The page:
When Jesus prayed that his followers would be one, as he and the Father are one, I wonder if he could see more than 2,000 years into the future to the time and place where we live now. I believe his Father could and did. I believe God knew what our day and age would be like. I believe he could see the rancor and bitterness and angry division among people in our nation—and here I’m talking about the church not our political system or social structures.
I wonder if God is sad, perhaps even righteously angry about how we draw lines between one another over issues that are less about the gospel and more about making sure we think enough the same about the gospel before we’re willing to recognize the spirit of Jesus in one another.
I haven’t been Mennonite Brethren all my life. I came to it from a pretty varied theological background. One of the things that is attractive to me is the idea that Mennonite Brethren believe that we learn more theological truth by imitating Jesus than we do by trying to understand a system of doctrines drawn from Paul’s correction of those who were doing a poor job of imitation within the New Testament church. Jesus is the center of our theology; the epistles are the clarifying corrective.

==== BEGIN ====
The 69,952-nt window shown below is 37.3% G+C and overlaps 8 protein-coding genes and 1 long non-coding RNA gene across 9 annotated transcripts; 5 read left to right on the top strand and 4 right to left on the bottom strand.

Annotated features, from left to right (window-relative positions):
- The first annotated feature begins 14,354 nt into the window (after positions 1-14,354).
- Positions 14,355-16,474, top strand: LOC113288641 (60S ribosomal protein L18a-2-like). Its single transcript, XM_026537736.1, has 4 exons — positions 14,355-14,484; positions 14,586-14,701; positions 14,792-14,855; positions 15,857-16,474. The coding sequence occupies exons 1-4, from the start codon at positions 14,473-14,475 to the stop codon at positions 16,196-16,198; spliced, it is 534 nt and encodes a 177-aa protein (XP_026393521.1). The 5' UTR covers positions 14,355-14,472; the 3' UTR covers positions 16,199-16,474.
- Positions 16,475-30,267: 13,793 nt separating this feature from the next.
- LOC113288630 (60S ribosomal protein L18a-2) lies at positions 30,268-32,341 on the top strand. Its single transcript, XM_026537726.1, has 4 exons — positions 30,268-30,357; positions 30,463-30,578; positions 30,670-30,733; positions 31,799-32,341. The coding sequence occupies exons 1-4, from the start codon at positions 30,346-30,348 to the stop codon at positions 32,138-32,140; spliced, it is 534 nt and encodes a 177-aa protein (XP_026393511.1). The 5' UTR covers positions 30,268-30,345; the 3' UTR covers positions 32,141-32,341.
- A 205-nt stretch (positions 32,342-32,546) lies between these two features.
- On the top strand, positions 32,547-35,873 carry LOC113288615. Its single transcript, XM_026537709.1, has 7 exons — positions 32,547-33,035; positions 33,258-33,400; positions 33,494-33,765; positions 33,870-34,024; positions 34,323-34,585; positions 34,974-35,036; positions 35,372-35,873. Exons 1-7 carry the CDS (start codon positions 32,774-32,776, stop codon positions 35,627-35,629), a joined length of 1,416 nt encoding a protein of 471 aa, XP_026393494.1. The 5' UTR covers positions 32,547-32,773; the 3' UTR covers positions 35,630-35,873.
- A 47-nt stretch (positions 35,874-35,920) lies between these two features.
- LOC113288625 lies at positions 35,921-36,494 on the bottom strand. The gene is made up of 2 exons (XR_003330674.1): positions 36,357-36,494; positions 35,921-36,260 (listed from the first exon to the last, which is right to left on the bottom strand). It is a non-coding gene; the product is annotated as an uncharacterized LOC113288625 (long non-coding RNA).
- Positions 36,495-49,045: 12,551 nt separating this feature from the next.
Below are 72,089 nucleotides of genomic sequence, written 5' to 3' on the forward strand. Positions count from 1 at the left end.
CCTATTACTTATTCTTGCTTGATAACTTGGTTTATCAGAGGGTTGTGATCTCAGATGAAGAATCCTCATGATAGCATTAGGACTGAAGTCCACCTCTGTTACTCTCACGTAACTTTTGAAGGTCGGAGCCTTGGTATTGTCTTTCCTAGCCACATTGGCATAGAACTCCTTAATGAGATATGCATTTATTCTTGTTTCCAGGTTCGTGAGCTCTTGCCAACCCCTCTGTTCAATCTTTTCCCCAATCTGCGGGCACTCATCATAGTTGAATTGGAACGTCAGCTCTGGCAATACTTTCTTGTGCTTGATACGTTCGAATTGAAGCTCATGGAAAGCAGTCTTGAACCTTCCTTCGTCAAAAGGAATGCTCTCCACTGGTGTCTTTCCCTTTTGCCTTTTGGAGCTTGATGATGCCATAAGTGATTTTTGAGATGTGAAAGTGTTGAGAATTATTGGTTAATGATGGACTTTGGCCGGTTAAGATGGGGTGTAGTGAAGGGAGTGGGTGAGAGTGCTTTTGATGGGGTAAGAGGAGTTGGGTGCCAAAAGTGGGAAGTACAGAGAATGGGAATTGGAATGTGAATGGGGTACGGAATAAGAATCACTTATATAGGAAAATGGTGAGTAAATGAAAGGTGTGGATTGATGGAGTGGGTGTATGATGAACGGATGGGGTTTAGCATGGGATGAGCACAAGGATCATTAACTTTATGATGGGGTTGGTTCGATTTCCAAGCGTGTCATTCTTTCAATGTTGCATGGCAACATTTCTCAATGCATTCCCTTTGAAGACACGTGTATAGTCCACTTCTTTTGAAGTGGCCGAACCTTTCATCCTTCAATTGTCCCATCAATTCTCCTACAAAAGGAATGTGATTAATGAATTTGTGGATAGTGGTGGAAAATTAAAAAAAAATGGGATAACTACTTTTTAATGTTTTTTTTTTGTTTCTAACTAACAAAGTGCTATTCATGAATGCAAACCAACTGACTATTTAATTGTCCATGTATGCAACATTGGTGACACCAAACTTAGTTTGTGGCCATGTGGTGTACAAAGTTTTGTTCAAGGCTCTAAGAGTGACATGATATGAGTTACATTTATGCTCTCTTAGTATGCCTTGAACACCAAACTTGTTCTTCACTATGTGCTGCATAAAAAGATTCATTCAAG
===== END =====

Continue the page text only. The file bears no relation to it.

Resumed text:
Not all of us come to God’s Word in this way. Many of us, myself included at times, want God’s Word to all fit together in a complete and harmonized system of thought, where there aren’t any ambiguities, and uncertainty isn’t a word we use in church. I wish there wasn’t any mystery to God. I wish I understood God and Jesus and the Holy Spirit without having any question unanswered or situation uncovered by a bedrock theological truth. However, I suspect that the very reason Jesus prayed for unity that night was because God is more mystery than we even know and definitely more than we can handle.
My greatest fear for us is that we will continue to slide down the path toward greater division and increasingly forsake the core of the gospel for partisan theological perspectives. I fear that we will forsake the Jesus way and instead increasingly embrace the way of our divided nation and world. So, I pray.
I pray that my own heart won’t be drawn toward division. I pray that I’ll live and think and dream within the core of Jesus’ heart and mind. I pray that our churches will be more focused on living the way of Jesus than deciphering the way that Scripture fits together. I pray that pastors will be good examples and the members of their church good imitators of Jesus. I pray that we will survive this season in our world, our nation and our communities. I pray. It may be all I can do anymore.
Tim Sullivan has served as the Southern District Conference minister since 2004. He is married to Donna who is the U.S. Conference administrative secretary and bookkeeper. They live in Wichita, Kansas, and have three married children and eight grandchildren. Sullivan enjoys hunting, fishing, riding bicycle and showing his grandchildren the wonders of God’s creation